breaking down the walk: part 2
Once in the exhibition space, I set up two pieces of paper on opposite walls and walked backwards and forwards between them for the same amount of time as the original walk (2h 14m 01s 95cs). In doing this, I had essentially brought the entirety of the 7.3 miles route into the just under 5m wide room.
I deliberately chose to place my work so that the first sheet was near the entrance and the other fully inside the room, to be representative of the fact that this work has moved from outside the house to within.
The act of walking backwards and forwards as well as the tally marks themselves are very significant here. Pacing suggests a restlessness and feeling of containment, this plays off of the context of the safehouse in a very dark way, although also suggests prisoners counting days or children drawing on walls with brightly coloured crayons. There is a franticness that juxtaposes the system in which it is contained (contained both physically and within my decided process).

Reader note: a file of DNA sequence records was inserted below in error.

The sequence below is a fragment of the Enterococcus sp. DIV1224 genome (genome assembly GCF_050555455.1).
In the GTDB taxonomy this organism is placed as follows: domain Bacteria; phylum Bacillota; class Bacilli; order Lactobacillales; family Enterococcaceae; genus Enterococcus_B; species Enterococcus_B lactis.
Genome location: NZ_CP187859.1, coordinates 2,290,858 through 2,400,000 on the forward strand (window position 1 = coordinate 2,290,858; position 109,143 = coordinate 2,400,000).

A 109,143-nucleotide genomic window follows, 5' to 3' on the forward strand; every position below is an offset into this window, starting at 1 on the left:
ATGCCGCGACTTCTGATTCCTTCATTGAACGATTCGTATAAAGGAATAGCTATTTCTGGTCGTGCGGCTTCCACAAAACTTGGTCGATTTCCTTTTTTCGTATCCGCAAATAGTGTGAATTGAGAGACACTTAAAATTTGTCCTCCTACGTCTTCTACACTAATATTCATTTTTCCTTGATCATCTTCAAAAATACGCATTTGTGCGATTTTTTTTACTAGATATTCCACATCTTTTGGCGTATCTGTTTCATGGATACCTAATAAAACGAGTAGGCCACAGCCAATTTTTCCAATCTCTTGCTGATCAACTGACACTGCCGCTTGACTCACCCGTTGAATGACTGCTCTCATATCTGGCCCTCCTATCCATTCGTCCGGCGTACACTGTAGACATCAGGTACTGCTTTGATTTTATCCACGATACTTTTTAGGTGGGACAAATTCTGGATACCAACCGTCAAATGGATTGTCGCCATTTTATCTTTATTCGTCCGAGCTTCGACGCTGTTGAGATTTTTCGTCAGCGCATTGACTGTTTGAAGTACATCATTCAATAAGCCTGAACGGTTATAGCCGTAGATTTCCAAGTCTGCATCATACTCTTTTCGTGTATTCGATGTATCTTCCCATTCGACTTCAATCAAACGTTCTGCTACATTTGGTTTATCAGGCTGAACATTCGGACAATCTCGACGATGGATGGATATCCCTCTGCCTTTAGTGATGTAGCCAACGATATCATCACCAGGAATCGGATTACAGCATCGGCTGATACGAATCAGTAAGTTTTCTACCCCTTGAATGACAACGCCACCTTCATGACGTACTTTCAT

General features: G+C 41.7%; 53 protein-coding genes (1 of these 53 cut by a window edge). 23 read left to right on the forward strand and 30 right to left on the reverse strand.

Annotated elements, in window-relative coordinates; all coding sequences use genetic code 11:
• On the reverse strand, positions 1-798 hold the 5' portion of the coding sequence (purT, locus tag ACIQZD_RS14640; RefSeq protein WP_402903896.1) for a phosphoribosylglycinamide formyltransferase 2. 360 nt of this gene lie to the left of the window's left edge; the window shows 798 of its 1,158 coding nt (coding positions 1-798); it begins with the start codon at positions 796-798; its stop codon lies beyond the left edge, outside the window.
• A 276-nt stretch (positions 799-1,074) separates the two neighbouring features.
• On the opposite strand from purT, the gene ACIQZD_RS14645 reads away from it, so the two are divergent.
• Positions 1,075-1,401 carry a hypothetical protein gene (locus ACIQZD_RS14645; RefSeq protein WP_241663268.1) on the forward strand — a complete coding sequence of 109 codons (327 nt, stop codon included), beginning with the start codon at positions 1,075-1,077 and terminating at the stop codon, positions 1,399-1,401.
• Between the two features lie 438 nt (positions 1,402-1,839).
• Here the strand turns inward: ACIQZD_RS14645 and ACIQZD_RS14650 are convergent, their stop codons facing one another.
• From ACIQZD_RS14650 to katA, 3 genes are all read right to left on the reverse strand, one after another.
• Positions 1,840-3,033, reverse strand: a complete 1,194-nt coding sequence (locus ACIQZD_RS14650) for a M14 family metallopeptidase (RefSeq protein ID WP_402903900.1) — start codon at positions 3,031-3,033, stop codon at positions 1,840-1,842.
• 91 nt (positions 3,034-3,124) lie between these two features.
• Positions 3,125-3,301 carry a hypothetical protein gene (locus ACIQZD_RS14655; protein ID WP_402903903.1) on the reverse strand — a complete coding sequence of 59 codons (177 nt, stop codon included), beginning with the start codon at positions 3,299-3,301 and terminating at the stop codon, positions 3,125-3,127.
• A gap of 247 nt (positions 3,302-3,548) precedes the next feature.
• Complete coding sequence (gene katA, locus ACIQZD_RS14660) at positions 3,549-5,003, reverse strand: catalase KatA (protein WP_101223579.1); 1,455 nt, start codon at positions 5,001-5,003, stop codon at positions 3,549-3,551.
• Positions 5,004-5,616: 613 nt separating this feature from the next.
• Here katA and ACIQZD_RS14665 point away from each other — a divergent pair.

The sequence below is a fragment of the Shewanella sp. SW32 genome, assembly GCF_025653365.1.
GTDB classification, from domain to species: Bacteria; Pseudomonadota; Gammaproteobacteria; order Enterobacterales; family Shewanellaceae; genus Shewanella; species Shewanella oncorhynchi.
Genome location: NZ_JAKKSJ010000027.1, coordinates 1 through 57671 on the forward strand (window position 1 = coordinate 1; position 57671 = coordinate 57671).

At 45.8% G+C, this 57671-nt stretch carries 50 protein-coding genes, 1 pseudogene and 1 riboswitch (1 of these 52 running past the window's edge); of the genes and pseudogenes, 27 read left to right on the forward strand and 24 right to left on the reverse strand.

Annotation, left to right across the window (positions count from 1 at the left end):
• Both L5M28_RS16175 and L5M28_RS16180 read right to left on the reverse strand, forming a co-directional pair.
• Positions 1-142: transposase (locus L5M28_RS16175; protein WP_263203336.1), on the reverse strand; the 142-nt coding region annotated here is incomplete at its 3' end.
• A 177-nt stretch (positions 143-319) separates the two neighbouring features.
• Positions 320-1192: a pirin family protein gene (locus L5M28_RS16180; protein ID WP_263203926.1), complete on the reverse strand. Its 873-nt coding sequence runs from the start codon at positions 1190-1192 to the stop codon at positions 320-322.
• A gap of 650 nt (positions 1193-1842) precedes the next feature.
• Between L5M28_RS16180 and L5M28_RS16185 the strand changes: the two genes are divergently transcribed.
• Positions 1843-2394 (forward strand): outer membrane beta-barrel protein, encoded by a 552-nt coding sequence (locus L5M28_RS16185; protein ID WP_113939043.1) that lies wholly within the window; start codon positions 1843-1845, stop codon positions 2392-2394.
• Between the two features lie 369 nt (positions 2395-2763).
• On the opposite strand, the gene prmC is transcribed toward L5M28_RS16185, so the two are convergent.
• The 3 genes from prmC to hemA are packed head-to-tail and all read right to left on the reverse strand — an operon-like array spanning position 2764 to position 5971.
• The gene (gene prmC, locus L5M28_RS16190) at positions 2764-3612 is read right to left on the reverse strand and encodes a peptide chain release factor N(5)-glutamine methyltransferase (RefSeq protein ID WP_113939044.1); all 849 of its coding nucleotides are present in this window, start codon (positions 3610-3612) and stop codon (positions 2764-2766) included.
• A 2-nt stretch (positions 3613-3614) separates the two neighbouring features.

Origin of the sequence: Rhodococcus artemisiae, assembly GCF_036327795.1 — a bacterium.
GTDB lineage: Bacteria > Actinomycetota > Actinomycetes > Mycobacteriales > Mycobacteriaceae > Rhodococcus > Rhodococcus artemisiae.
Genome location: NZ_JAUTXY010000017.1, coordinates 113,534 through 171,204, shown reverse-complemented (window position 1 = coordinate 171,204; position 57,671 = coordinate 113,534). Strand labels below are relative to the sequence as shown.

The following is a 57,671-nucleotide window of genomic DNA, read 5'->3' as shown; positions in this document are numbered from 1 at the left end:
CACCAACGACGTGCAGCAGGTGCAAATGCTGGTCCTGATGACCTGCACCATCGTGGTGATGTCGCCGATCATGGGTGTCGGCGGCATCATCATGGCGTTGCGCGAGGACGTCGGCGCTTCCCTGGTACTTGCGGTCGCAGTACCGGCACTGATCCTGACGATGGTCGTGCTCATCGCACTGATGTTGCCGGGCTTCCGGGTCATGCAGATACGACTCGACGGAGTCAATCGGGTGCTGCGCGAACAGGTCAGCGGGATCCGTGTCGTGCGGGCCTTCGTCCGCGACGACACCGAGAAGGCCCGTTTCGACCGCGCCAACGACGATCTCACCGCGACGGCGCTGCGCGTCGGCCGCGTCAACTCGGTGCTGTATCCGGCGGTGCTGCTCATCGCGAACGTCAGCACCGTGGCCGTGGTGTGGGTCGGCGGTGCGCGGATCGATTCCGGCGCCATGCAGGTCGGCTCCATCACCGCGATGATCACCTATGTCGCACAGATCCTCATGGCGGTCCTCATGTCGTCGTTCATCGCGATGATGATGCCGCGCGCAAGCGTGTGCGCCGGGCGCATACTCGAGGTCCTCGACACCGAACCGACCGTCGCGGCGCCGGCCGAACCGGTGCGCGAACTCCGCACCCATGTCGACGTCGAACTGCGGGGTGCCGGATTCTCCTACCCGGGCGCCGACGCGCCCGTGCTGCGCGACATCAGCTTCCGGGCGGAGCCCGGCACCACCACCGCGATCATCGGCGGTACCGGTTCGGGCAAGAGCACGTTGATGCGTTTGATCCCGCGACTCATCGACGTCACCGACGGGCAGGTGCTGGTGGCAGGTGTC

Something I struggled with with this piece was how to show my process to the viewer without giving away too much. I know that London is contained between the papers, but how will anyone else? The tallies on their own can be seen as a kind of minimalist painting – an abstract, meaningless painting.
Honestly, I don’t mind this as a reading of my work, however, I was keen to explore how I can reveal more of my ideas, especially when the work was up in the safehouse. I considered creating lines using dust or paint or something so my journey would be visible, but this felt like too much. I also thought about displaying my entire “report” alongside the piece, or showing the full video of the walk, however, this would feel very disjointed like a piece and an explanation for a piece, rather than one coherent thing. In the end I put up the instructions for my walk (road names, turnings etc) next to one of the papers. The format mirrored both the scroll and a kind of road which alludes to the journey taken without explaining exactly what each tally represents. I was careful to place the two scrolls exactly opposite each other to reinforce a relationship between the two. I don’t think I was completely successful and the work definitely required some kind of an explanation so as not to be seen as just an abstract piece. This is something I want to really focus on going forward.